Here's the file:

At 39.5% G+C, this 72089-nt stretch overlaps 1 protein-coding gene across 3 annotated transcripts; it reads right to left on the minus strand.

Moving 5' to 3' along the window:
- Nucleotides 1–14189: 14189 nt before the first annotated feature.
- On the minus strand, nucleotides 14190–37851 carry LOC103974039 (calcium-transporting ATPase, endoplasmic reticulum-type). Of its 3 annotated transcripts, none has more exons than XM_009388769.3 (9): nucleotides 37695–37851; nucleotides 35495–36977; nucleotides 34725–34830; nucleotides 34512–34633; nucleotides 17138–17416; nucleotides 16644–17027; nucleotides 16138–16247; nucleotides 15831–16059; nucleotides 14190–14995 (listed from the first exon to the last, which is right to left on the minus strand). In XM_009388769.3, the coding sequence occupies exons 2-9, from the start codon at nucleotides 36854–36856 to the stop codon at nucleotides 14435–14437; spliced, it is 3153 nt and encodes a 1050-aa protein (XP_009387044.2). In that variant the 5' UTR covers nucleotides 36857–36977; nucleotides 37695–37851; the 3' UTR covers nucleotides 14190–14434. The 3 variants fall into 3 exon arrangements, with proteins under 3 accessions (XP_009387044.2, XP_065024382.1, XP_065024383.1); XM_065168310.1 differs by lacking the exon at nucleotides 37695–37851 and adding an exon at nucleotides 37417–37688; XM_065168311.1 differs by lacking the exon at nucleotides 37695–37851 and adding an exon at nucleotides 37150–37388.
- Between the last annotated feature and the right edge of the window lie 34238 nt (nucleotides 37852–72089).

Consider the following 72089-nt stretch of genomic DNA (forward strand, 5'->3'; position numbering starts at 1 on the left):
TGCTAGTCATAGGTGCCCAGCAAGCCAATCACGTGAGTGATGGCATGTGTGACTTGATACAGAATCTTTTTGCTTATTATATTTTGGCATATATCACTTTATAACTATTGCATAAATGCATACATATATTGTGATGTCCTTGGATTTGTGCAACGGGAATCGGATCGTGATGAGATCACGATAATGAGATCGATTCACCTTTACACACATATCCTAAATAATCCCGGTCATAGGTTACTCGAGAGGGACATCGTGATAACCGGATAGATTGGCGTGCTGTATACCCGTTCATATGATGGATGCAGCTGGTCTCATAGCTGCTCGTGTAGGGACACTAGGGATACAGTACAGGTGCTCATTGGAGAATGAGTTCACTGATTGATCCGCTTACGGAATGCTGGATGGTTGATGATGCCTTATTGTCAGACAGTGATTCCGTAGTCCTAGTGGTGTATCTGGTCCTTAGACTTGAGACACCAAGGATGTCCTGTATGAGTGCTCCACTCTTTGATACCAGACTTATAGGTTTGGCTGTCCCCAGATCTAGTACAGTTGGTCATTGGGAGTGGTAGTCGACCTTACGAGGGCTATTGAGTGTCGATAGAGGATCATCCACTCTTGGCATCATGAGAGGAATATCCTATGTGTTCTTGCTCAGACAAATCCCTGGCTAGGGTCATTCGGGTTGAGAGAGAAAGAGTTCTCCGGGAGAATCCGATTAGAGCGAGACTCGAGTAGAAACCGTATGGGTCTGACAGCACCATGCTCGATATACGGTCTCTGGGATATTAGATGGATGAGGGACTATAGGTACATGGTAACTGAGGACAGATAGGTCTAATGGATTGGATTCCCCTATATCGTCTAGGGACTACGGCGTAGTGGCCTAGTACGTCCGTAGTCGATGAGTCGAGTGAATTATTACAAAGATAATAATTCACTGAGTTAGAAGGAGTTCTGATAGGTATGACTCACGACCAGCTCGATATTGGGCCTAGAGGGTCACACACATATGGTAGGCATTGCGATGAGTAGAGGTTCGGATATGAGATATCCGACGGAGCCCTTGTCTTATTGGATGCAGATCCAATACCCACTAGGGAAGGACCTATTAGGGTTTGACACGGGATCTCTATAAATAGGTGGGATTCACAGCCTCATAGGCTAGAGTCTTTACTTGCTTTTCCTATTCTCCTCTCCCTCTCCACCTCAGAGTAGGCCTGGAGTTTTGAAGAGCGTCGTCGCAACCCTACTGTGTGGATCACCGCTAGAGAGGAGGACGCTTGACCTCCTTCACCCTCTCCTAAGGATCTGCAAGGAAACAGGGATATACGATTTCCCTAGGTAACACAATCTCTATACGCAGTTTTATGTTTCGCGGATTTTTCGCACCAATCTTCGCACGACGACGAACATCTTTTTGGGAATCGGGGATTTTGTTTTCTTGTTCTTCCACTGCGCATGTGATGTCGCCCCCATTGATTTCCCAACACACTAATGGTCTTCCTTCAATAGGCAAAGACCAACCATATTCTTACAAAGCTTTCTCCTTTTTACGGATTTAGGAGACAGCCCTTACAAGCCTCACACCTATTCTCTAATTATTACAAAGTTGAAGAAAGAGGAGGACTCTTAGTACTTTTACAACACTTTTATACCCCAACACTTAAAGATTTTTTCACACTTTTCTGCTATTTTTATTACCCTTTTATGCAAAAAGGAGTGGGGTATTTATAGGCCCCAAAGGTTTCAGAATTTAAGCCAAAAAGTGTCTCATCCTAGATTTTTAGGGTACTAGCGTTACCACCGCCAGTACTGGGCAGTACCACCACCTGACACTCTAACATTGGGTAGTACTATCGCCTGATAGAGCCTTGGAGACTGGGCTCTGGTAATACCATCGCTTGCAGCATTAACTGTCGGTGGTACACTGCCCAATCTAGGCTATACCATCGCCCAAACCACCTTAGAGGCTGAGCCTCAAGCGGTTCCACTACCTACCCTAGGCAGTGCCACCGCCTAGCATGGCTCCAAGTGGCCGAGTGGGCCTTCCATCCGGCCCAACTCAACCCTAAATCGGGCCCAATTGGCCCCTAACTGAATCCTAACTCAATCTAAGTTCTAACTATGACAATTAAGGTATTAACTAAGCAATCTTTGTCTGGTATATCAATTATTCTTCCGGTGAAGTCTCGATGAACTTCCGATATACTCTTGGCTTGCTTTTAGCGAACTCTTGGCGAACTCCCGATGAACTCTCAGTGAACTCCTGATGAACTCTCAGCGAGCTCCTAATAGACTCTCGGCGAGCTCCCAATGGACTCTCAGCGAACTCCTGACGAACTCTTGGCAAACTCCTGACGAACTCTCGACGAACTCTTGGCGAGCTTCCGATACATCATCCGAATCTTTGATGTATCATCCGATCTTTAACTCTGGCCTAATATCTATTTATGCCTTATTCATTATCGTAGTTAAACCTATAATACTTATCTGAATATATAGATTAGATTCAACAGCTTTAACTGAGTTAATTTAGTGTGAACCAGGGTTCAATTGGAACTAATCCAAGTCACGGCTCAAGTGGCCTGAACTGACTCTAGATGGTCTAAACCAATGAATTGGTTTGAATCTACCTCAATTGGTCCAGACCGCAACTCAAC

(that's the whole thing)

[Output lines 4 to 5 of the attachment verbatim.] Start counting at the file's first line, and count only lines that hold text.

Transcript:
- On the minus strand, nucleotides 14190–37851 carry LOC103974039 (calcium-transporting ATPase, endoplasmic reticulum-type). Of its 3 annotated transcripts, none has more exons than XM_009388769.3 (9): nucleotides 37695–37851; nucleotides 35495–36977; nucleotides 34725–34830; nucleotides 34512–34633; nucleotides 17138–17416; nucleotides 16644–17027; nucleotides 16138–16247; nucleotides 15831–16059; nucleotides 14190–14995 (listed from the first exon to the last, which is right to left on the minus strand). In XM_009388769.3, the coding sequence occupies exons 2-9, from the start codon at nucleotides 36854–36856 to the stop codon at nucleotides 14435–14437; spliced, it is 3153 nt and encodes a 1050-aa protein (XP_009387044.2). In that variant the 5' UTR covers nucleotides 36857–36977; nucleotides 37695–37851; the 3' UTR covers nucleotides 14190–14434. The 3 variants fall into 3 exon arrangements, with proteins under 3 accessions (XP_009387044.2, XP_065024382.1, XP_065024383.1); XM_065168310.1 differs by lacking the exon at nucleotides 37695–37851 and adding an exon at nucleotides 37417–37688; XM_065168311.1 differs by lacking the exon at nucleotides 37695–37851 and adding an exon at nucleotides 37150–37388.
- Between the last annotated feature and the right edge of the window lie 34238 nt (nucleotides 37852–72089).